Steve has probably purchased his last batch of local apples for the year, and since he snacks on several per day (there are many, many doctors out there, after all) he’ll soon be buying what he calls “crapples” at the grocery. Michelle, however, has higher standards, and refuses to cook with the flown- and trucked-in Braeburns, Fujis or sappy-sweet HoneyCrisps that Steve brings home. While that means Tarte Tatin and apple clafoutis must wait until next fall, Michelle recently managed to steal some fruit from Steve’s hoard and make an Alsatian apple tart.
Alsace is a land smack between Germany and France, and may be what Europe will look like if their monetary crisis fuses the two nations. We spent a month in Alsace in 2008, jumping back and forth between the former enemy countries.
We toured the militarily tragic sites (lines of old trenches and warnings of live ammo at Verdun, star-shaped forts on the Rhine, battle-scarred memorials in the Colmar Pocket). But mostly we enjoyed the region’s majestically comic aspects (Hansi prints, assorted kitsch, Pfifferdaj in Ribeauvillé).
A land of perpetual Christmas villages, Alsace also has a mind-blowing array of tiny vintners producing delicious white wines. Alsatians seemed to us quite proud of their dishes such as baeckeoffe, fleischnacka, Kugelhopf and flammekueche. (We must admit, though, that we had just about enough choucroute, pretzels and poulet au riesling in that month to last several lifetimes.)
While we (as usual) enjoyed touring the area markets, we were without an oven in our otherwise charming rental, so we never tested this tart within the (possibly still disputed) boundaries of Alsace-Lorraine. But as we say so long to apple season, we can savor this tart along with our memories of what has to be one of the oddest places we’ve ever visited.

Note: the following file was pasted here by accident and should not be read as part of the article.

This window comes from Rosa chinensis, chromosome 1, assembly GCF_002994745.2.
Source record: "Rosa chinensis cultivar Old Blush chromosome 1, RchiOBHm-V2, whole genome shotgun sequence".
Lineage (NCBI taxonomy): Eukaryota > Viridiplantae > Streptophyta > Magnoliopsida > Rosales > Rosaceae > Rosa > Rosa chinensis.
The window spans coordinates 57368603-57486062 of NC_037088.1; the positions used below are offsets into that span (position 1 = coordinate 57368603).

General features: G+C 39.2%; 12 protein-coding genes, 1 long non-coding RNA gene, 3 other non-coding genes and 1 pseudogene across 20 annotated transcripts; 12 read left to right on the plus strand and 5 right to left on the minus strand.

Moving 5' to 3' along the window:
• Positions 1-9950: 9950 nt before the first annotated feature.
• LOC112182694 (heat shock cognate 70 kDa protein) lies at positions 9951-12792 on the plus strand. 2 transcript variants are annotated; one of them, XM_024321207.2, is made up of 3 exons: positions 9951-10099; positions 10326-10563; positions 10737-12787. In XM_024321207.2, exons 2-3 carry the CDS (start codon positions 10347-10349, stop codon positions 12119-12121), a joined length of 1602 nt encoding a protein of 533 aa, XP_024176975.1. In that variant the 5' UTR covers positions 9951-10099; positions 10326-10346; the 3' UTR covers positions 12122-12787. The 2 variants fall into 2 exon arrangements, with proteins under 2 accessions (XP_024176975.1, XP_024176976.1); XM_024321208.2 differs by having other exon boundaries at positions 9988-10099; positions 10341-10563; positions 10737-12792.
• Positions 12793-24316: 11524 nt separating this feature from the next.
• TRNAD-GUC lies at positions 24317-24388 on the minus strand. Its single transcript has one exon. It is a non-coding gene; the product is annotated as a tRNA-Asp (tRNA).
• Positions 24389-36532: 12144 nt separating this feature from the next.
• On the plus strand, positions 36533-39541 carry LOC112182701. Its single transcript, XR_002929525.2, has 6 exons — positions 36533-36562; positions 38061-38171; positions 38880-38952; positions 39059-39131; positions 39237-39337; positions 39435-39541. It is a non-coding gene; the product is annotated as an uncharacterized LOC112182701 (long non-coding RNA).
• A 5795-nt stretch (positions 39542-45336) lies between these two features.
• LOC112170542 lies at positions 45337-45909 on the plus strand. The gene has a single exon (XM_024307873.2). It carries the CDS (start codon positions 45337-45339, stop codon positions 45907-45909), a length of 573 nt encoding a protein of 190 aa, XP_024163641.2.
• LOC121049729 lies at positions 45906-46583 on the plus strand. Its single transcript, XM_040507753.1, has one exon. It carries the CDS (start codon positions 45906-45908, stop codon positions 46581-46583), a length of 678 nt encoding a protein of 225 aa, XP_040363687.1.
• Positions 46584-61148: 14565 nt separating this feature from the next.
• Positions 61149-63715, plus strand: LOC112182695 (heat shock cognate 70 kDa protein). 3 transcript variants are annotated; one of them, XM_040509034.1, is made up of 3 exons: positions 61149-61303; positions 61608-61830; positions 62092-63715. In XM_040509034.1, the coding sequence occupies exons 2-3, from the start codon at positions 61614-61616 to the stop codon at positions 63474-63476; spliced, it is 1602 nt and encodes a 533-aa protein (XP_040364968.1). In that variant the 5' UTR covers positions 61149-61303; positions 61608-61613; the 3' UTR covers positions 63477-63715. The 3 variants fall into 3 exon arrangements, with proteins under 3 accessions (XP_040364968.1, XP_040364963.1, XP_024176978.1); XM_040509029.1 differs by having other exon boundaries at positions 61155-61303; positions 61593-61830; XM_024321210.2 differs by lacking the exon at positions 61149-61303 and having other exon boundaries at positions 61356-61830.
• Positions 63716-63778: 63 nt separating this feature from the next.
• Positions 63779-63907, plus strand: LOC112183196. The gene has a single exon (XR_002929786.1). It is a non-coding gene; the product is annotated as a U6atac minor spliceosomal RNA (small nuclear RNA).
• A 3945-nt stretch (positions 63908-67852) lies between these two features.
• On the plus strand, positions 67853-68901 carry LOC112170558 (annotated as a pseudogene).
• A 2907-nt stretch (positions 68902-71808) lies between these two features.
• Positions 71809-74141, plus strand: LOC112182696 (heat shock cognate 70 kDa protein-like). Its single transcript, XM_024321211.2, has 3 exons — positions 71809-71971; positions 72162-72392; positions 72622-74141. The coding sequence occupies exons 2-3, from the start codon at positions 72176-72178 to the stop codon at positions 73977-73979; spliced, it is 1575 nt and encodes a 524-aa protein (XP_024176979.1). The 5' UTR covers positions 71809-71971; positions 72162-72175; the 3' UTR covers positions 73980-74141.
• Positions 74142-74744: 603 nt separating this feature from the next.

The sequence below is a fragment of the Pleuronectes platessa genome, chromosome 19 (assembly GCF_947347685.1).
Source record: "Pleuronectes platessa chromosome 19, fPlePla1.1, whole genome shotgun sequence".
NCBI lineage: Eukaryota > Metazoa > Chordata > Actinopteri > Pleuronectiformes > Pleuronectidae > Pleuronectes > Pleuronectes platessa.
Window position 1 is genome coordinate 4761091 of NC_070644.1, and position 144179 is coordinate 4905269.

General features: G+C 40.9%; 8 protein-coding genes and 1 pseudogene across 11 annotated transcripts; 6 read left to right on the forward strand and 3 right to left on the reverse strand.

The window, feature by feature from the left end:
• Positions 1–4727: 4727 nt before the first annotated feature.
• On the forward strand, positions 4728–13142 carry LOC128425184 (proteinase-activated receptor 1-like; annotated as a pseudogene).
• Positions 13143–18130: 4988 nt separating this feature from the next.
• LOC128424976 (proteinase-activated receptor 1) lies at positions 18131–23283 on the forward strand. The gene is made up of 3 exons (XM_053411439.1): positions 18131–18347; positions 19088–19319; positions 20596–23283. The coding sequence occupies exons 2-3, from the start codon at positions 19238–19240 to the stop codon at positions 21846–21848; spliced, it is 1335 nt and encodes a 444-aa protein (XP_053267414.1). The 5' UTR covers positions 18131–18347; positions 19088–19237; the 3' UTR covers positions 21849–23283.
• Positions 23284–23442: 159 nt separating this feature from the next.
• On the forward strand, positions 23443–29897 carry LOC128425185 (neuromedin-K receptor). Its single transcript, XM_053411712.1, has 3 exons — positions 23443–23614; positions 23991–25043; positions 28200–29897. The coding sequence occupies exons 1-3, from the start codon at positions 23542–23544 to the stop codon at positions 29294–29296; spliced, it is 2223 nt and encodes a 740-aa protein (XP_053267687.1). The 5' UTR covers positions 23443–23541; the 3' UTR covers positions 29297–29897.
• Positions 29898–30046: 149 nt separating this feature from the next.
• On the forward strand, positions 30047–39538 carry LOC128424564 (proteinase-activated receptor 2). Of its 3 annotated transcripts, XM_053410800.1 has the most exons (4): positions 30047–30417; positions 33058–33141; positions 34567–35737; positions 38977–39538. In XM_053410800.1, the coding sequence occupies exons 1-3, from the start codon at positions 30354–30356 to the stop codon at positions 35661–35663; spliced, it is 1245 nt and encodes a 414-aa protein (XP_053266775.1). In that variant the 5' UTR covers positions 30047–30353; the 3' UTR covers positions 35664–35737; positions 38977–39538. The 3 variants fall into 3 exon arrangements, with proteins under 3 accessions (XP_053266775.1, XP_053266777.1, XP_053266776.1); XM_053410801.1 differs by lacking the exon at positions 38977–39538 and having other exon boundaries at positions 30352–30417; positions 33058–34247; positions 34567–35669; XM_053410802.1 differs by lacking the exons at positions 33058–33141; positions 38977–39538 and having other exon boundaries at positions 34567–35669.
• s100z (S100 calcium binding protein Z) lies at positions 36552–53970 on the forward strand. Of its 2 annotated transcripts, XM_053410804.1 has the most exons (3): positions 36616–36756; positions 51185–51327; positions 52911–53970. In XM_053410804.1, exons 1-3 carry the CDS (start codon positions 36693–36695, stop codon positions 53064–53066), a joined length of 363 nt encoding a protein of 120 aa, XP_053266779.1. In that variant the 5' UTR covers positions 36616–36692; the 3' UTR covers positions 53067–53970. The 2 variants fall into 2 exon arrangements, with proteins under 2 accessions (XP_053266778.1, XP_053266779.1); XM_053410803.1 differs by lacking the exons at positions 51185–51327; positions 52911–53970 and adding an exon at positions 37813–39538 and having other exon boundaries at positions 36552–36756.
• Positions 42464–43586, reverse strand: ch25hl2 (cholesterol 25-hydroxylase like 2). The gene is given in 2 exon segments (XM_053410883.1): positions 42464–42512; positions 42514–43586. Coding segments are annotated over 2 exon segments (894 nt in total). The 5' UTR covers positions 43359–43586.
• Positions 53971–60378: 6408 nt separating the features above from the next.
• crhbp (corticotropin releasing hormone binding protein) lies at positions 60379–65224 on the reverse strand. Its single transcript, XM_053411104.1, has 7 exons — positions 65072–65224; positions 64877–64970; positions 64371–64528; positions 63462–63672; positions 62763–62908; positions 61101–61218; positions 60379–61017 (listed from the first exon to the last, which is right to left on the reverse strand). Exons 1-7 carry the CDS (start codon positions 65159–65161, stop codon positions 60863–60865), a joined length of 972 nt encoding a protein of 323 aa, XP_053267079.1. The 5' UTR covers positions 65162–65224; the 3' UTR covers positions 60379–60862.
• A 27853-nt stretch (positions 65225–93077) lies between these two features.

(adapted from Susan Herrmann Loomis’ French Farm House Cookbook) In a bowl, whisk together eggs, creams, sugars and vanilla. Line the cooled pastry with apples, in a circular pattern. Pour the filling mixture over. Sprinkle with cinnamon, then with nuts. Place tart on a baking sheet. Bake for 25 to 30 minutes at 400°, until custard is set. Cool on a wire rack.
ALSATIAN APPLE TART
(adapted from Susan Herrmann Loomis’ French Farm House Cookbook)
In a bowl, whisk together eggs, creams, sugars and vanilla.
Line the cooled pastry with apples, in a circular pattern. Pour the filling mixture over. Sprinkle with cinnamon, then with nuts.
Place tart on a baking sheet. Bake for 25 to 30 minutes at 400°, until custard is set. Cool on a wire rack.
What a beautiful place and a great recipe.
Yum! What gorgeous photos. Tart looks divine. *drools*
Thanks so much!
Aaah, Alsace-Lorraine brings back memories of high school history class. I went to Germany (Bavaria) two years ago, and while I did not get to eat an Alsatian apple tart, I did partake of apple strudel and it was the best thing with apples I had ever put into my mouth! And thank you Michelle for visiting my little blog….I am honoured 🙂
You’re so welcome!
Can’t say good-bye to apples! Giggles Lovely post!
Not forever … just ’til next Fall!
One of my favorite areas to visit when traveling. Your tart is very reminiscent of the ones we enjoyed. I have an orchard with three hundred apple trees. When you know the season is coming to an end, you can store apples in a cool place for a good amount of time. Just remember to punch holes on the plastic bags that they are stored in to release the gas that the apples make.
Oh, lucky you! We tried planting a small fruit orchard years ago, but the deer mowed all the trees down.
Pingback: Build a Food Blog Worth Following | The Daily Post
Pingback: Feed Your Readers: Favorite Foodblogging Advice | The Daily Post